The German Family Ministry has for the first time published a study of forced marriage in Germany. The report is based on the findings of hundreds of consultation centers across the country.
The study shed light on forced marriage in Germany
Until now there has been little properly researched information about the issue of forced marriage in Germany. That's why the federal Ministry of Family Affairs, senior citizens, women and youth commissioned a new study on the subject. The findings were presented in Berlin on Wednesday.
Schröder says forced marriage is complex
"Forced marriages are a statutory offense in Germany, and despite that, the reality is more complicated than a flick through the law book may lead one to believe," Family Minister Kristina Schröder said when she handed the study over to Maria Böhmer, who's responsible for integration in the German government.
The study includes information from some 830 counseling centers in Germany. It was conducted by the women's rights organization Terre des Femmes and the Hamburg-based Lawaetz Foundation.
In 2008, the counseling centers registered 3,443 forced marriages. Schröder emphasized that it is important to be aware that "only the brave" actually seek help. Those who are threatened with forced marriage risk being isolated from their own family if they try to resist. The real number of people who are intimidated into marriage is much higher but it's impossible to accurately quantify the scale of the issue.
Most of those affected are from immigrant background: 23 percent were born in Turkey, 8 percent in Serbia, Kosovo or Montenegro, 6 percent from Iraq, 6 percent from Afghanistan, 5 percent from Syria, 3 percent from Morocco, and 2 percent from Albania, Lebanon and Pakistan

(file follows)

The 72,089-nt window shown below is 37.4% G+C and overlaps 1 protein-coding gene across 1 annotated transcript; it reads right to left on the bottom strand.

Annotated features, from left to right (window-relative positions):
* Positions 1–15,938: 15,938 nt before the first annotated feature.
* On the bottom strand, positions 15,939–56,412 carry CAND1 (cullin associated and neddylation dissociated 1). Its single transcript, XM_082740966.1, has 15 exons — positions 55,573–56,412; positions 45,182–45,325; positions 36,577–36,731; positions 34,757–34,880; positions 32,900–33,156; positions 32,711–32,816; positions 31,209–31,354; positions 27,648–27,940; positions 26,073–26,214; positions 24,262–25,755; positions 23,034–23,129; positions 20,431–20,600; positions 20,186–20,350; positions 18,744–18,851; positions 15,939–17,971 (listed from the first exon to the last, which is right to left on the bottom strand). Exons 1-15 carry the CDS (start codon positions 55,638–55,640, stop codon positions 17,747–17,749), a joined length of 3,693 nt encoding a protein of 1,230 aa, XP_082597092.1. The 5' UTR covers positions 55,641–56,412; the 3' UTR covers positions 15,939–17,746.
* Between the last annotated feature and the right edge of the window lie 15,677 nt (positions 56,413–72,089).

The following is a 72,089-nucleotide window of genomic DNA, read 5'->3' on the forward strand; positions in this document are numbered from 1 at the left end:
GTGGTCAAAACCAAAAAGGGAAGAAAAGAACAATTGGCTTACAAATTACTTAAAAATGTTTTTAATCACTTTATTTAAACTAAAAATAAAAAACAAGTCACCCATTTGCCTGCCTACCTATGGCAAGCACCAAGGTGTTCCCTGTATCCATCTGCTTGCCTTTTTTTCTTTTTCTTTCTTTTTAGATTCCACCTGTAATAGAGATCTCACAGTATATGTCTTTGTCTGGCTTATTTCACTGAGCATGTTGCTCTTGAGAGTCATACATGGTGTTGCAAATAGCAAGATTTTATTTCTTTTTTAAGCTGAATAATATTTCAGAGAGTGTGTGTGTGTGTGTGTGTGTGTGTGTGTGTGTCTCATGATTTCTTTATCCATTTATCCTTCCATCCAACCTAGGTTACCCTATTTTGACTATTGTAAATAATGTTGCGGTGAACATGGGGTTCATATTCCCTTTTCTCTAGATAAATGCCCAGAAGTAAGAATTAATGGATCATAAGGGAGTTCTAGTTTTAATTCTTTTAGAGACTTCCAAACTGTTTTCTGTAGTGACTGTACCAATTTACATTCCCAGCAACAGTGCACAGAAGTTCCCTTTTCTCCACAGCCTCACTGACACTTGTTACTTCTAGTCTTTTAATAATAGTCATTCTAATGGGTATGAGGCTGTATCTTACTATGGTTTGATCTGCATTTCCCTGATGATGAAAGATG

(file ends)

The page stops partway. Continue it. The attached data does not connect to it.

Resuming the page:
German citizenship does not necessarily safeguard against forced marriage
According to the report, 83.4 percent of the parents are Muslims. Almost a third of the victims of attempts at forced marriage, whether successful or unsuccessful, are 17 years old or younger. Forty percent are between 18 and 21 years old.
Muslim community leaders should be more closely involved in the issue, according to Schröder. "We should argue less about whether Islam is part of the problem; rather we should ask ourselves more seriously whether it can be part of the solution," she said.
That's why Muslim authorities in Germany have to take a greater role in denouncing forced marriages and intervening when necessary, she added.
Böhmer said that the immigrant's countries of origin also had to be part of the solution. She said they had already taken up contact with the Turkish Women's Ministry. A law against violence in the family is apparently due to be introduced shortly in Turkey.
Making schools aware of the problem
Increasing awareness in schools is part of the government's solution
"The topic of forced marriage needs to find its way into the curriculum," she said. "It also needs to be anchored in teacher training."
According to the report, two thirds of schools do not deal with the issue.
Language is key
Young immigrants with poor German language ability who are still in school are especially likely only to find help after they've been given a tip by someone else.
Böhmer calls forced marriage a human rights violation
Böhmer says the study justifies the move by the German parliament to make forced marriage a statutory offense and to allow a ten-year right of return to immigrants who are forced to marry abroad.
Family violence and forced marriage
Two-thirds of people threatened or affected by forced marriage experienced violence in the family when they were growing up. Family Minister Schröder describes the relationship between family violence and forced marriage as alarming.
That's one reason a national telephone hotline is being introduced for women who are victims of violence or forced marriage. However, the hotline is not expected to be ready for use until the end of 2012.
Members of the opposition in parliament see some of these measures as pure symbolic gestures in the fight against forced marriage. They say guidelines for schools, an online information center and a hotline that won't be available for over a year are not going to help those who are affected.
Author: Sabine Ripperger / ji, mz
Editor: Michael Lawton